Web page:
A licensed real estate agent can assist clients in leasing property. You can even add leasing deals to your repertoire as a side hustle to fill in the gaps between sales deals. However, in many states, a separate leasing license is available if someone chooses to focus solely on leasing or is still waiting to dive into a full real estate agent role. 

A leasing agent works just like a listing or buyer agent but focuses on helping people find rentals instead of homes to buy. They work with landlords and property management companies to list properties for rent and assist tenants in finding a place to live. Leasing agents also collaborate with investors to secure properties for rental purposes. In some cases, they may even take on the role of property managers if the landlord wants to avoid handling the property themselves. Their responsibilities include coordinating showings, negotiating lease terms, and ensuring the lease is finalized smoothly.

Skills of a Leasing Agent:

  • Customer service  
  • Sales experience 
  • Leasing agreements 
  • Negotiation 
  • Transaction management 
  • Apartment communities  
  • Adaptability and flexibility

How Leasing Agents Earn Money

A leasing agent’s commission is based on the monthly rental amount and is paid similarly to listing and buyer’s agents. When the leasing listing agent is representing an owner of a property, they must negotiate their commission, typically equal to one month’s rent. They would then pay a leasing agent representing the tenant a co-op fee of half the month’s rent or whatever fee was negotiated with the landlord. Rental buildings with in-house leasing agents tend to pay out a month’s rent to a leasing agent who brings them a tenant, which is not split between the two agents. 

Required Education of a Leasing Agent

You can take the real estate agent prelicensing or leasing agent course to become a leasing agent. Regardless of your leasing course, you must still pass the licensing exam. Once you have done so, you can start working with tenants, landlords, and property management companies in the state where you obtained your license. Adding specialized credentials through NAR certification and designation programs such as Certified Property Manager® and Real Estate Investing are great examples of how you can hone your skills as a leasing agent.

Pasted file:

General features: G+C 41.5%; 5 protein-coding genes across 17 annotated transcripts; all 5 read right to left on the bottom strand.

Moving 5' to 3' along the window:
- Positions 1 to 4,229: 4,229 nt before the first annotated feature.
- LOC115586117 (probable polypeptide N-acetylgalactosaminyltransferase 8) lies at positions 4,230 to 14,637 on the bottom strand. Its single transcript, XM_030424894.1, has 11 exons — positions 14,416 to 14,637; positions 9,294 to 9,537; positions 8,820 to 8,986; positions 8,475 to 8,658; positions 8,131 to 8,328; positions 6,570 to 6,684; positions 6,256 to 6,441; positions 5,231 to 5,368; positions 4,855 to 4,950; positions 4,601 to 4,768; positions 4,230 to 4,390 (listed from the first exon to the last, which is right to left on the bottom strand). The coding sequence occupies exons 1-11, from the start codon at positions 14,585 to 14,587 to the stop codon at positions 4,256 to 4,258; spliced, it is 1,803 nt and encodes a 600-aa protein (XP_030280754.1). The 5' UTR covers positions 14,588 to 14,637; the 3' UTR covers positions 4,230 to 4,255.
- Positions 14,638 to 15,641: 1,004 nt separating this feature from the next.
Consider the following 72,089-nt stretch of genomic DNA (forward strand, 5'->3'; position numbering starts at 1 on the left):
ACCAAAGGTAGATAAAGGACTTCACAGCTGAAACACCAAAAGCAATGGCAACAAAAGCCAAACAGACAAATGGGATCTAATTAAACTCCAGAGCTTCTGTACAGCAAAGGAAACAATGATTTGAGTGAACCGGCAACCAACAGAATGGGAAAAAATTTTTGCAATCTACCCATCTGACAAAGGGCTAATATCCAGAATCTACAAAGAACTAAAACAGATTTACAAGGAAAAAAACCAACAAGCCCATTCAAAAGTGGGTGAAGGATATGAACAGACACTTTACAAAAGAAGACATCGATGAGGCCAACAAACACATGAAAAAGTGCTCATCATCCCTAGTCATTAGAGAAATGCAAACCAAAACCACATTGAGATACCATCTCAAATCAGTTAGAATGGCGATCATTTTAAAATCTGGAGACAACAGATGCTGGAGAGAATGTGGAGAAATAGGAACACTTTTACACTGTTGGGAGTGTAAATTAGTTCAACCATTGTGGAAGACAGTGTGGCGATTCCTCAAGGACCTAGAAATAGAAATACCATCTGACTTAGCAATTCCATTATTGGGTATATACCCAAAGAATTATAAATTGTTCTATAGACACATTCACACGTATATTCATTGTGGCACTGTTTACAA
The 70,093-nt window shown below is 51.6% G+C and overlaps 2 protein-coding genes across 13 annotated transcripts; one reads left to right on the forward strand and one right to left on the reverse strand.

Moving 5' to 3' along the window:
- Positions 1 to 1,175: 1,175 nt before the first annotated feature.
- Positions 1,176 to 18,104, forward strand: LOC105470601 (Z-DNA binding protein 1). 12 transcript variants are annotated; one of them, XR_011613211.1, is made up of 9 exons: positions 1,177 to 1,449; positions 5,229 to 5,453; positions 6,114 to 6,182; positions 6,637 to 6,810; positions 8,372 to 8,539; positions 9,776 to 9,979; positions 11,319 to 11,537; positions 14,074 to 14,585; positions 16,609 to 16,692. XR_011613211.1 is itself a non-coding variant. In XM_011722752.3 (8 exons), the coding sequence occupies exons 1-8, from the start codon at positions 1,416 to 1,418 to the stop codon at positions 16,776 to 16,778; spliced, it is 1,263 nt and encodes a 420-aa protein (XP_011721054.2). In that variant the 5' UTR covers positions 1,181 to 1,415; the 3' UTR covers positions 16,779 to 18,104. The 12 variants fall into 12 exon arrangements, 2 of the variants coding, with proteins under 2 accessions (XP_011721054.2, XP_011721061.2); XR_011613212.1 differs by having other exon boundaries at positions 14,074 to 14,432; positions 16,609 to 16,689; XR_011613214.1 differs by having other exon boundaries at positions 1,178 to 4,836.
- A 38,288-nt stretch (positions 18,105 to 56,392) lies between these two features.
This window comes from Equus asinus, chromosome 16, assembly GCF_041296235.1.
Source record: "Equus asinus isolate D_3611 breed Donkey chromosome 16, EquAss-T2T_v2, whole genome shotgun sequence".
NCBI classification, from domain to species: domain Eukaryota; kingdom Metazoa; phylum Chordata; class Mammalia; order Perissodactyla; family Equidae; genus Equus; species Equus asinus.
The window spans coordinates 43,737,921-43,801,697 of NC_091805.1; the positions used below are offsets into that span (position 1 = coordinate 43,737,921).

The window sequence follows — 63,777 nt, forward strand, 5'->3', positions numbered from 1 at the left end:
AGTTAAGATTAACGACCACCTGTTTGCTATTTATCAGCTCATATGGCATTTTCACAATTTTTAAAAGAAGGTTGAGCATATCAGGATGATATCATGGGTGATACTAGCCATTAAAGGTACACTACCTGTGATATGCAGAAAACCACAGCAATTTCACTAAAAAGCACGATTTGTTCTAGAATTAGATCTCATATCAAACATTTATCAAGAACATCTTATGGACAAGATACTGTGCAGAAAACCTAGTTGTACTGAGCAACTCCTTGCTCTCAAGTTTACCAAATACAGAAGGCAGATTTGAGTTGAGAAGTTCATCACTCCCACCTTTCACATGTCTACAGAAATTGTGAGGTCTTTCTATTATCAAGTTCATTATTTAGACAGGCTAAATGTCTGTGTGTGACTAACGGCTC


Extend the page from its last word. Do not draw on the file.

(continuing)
4. Commercial Real Estate Agent

One of the pros of being a real estate agent is that you can handle various real estate transactions without needing extra licenses. Conducting commercial real estate is no different. That said, if you plan to work in commercial real estate, make sure to join a brokerage that offers the proper training and support, as it requires different knowledge compared to residential real estate. Commercial real estate agents usually represent building owners, investors, and buyers or tenants.

As a commercial agent, you will share similar responsibilities with listing, buyer, and leasing agents. Some of these include coordinating showings, hosting property tours, negotiating on behalf of the client, submitting offers, marketing properties, and overseeing property inspections. There are a few differences from residential real estate, such as the specific documents you’ll use, your approach to analyzing comparable properties, and the types of properties you’ll be dealing with.

Skills of a Commercial Agent:

  • Customer service  
  • Negotiation 
  • Data analysis 
  • Mathematics  
  • Local market knowledge 
  • Transaction management 
  • Advertising and marketing 
  • Problem-solving

How Commercial Agents Earn Money

In commercial real estate, the building owner (landlord) or seller typically pays the commission to the real estate agents. For lease transactions, the commission is a percentage of the total rent over the full lease term and is usually divided into two parts: half is paid upon lease signing and the balance when the tenant moves in. These percentage amounts are prenegotiated in the listing agreement or proposal and vary for each market. When it comes to commercial purchases, the commission amount is a percentage of the sales price.

Required Education of a Commercial Agent

To become a commercial real estate agent, you must take the same real estate agent prelicensing course and pass the licensing exam. Once you have done so, you can start working with commercial real estate in the state where you obtained your license. Adding specialized credentials through NAR certification and designation programs such as Certified Commercial Investment Member and Society of Industrial and Office REALTORS® are great examples of how you can hone your skills as a commercial agent. 

5. Dual Agent